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Definitions of glass

  1. Any substance having a peculiar glassy appearance, and a conchoidal fracture, and usually produced by fusion. Webster Dictionary DB
  2. Anything made of glass. Webster Dictionary DB
  3. A looking-glass; a mirror. Webster Dictionary DB
  4. A vessel filled with running sand for measuring time; an hourglass; and hence, the time in which such a vessel is exhausted of its sand. Webster Dictionary DB
  5. A drinking vessel; a tumbler; a goblet; hence, the contents of such a vessel; especially; spirituous liquors; as, he took a glass at dinner. Webster Dictionary DB
  6. A weatherglass; a barometer. Webster Dictionary DB
  7. To case in glass. The american dictionary of the english language. By Daniel Lyons. Published 1899.
  8. To cover or furnish with glass; to glaze. Webster Dictionary DB
  9. To smooth or polish anything, as leater, by rubbing it with a glass burnisher. Webster Dictionary DB
  10. To reflect, as in a mirror. Nuttall's Standard dictionary of the English language. By Nuttall, P.Austin. Published 1914.
  11. An optical glass; a lens; a spyglass; - in the plural, spectacles; as, a pair of glasses; he wears glasses. Webster Dictionary DB
  12. To reflect, as in a mirror; to mirror; - used reflexively. Webster Dictionary DB
  13. To cover with glass. The Clarendon dictionary. By William Hand Browne, Samuel Stehman Haldeman. Published 1894.
  14. To glaze. The Concise Standard Dictionary of the English Language. By James Champlin Fernald. Published 1919.
  15. become glassy; of eyes; "Her eyes glaze over when she is bored" Scrapingweb Dictionary DB
  16. put in a glass container Scrapingweb Dictionary DB
  17. enclose with glass; "glass in a porch" Scrapingweb Dictionary DB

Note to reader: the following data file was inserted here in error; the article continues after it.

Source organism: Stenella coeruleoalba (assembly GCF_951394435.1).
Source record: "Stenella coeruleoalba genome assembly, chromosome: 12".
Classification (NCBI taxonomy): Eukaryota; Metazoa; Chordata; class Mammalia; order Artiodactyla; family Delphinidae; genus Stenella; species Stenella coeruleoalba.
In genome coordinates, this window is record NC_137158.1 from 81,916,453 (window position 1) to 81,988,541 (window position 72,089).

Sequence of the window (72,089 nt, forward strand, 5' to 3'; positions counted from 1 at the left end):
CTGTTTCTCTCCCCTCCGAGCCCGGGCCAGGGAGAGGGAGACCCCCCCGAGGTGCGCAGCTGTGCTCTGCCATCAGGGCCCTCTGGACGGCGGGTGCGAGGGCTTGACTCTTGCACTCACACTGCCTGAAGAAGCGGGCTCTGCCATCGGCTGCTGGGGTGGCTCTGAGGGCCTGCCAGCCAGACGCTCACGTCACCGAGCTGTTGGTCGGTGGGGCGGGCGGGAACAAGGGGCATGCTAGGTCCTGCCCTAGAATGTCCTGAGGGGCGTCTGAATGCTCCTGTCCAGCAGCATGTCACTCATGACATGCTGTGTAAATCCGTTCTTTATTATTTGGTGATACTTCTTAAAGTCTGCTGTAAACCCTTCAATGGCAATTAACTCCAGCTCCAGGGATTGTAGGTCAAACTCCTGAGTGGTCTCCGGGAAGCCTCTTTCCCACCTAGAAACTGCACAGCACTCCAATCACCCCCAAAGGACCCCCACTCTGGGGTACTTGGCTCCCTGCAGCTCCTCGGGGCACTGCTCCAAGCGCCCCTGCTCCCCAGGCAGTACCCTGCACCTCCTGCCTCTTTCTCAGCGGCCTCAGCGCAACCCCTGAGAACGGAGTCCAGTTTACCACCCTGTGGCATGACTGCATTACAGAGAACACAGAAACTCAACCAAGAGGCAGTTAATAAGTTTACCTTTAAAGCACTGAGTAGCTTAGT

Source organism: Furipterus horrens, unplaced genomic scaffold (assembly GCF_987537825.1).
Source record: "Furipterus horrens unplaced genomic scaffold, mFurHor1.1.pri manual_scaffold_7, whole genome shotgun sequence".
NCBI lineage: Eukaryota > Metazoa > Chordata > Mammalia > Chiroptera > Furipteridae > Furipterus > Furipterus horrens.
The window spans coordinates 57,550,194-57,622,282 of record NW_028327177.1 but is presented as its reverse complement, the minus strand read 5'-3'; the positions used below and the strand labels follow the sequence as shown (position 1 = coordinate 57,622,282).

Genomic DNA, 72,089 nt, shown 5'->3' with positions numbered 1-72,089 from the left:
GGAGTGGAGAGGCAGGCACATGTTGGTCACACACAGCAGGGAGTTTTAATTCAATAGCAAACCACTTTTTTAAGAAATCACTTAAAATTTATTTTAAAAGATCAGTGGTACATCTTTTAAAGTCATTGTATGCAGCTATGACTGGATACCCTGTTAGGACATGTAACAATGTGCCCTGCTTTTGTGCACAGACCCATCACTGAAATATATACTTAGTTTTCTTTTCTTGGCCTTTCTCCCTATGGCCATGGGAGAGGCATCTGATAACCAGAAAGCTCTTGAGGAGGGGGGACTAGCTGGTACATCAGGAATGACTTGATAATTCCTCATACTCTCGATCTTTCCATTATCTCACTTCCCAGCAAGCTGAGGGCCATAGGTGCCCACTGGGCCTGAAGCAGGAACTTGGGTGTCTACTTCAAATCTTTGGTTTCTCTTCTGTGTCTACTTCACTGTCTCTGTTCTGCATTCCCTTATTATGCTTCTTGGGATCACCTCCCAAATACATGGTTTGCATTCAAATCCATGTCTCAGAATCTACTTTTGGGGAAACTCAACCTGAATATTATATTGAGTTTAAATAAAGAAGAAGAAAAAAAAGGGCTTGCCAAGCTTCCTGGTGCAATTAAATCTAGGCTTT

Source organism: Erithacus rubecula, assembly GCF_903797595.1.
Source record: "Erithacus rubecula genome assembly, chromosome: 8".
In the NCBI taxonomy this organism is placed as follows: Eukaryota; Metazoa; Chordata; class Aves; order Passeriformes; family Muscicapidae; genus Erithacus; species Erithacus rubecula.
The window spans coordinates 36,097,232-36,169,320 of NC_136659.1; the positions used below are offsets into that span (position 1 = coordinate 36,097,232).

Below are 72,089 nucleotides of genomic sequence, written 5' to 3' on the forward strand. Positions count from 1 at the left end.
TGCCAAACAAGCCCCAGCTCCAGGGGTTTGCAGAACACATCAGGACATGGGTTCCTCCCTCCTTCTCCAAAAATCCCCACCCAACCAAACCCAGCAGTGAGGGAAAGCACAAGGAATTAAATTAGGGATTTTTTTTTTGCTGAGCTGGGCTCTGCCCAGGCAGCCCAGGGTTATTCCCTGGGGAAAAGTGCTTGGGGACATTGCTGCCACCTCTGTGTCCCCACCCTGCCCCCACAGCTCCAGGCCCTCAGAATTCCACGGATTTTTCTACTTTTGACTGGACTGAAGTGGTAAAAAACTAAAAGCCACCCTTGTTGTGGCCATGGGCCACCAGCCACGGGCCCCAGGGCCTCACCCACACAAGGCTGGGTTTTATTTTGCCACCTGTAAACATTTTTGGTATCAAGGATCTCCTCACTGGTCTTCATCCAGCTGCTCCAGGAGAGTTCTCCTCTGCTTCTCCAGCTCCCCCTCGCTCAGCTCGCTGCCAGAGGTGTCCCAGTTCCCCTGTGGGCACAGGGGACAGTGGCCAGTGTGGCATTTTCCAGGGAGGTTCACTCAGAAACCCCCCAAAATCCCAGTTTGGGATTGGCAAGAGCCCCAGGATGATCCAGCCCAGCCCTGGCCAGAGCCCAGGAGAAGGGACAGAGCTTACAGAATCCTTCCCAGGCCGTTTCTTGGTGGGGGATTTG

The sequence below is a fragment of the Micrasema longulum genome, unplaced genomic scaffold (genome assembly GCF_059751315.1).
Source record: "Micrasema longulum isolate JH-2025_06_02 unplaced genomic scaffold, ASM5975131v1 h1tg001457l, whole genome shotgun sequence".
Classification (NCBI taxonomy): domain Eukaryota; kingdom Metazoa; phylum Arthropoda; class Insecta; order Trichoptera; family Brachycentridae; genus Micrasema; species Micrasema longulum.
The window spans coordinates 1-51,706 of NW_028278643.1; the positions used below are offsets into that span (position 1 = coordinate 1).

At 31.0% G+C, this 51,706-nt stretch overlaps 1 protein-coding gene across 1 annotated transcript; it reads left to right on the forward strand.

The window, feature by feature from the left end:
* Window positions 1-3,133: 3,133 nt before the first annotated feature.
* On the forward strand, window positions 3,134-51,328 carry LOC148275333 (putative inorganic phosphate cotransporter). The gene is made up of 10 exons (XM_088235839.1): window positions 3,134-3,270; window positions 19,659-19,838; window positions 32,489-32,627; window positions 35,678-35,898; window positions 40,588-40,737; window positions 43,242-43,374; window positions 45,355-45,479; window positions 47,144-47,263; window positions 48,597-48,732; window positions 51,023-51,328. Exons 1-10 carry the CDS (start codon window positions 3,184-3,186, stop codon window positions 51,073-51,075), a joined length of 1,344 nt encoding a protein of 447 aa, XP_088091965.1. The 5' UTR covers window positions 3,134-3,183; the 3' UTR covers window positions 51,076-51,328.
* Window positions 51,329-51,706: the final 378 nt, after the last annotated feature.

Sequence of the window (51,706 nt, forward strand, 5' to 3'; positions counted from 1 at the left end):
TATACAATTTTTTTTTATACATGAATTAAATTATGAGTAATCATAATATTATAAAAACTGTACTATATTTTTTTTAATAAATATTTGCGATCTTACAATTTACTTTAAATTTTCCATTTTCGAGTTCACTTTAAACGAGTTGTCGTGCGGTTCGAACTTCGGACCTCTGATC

18. To mirror; to case in glass; to cover with glass; to glaze. Nuttall's Standard dictionary of the English language. By Nuttall, P.Austin. Published 1914.
  19. amphetamine used in the form of a crystalline hydrochloride; used as a stimulant to the nervous system and as an appetite suppressant Scrapingweb Dictionary DB
  20. a glass container for holding liquids while drinking Scrapingweb Dictionary DB
  21. a small refracting telescope Scrapingweb Dictionary DB
  22. glassware collectively; "She collected old glass" Scrapingweb Dictionary DB
  23. the quantity a glass will hold Scrapingweb Dictionary DB
  24. a brittle transparent solid with irregular atomic structure Scrapingweb Dictionary DB
  25. scan (game in the forest) with binoculars Wordnet Dictionary DB
  26. furnish with glass; "glass the windows" Wordnet Dictionary DB
  27. A hard, brittle, translucent, and commonly transparent substance, white or colored, having a conchoidal fracture, and made by fusing together sand or silica with lime, potash, soda, or lead oxide. It is used for window panes and mirrors, for articles of table and culinary use, for lenses, and various articles of ornament. Webster Dictionary DB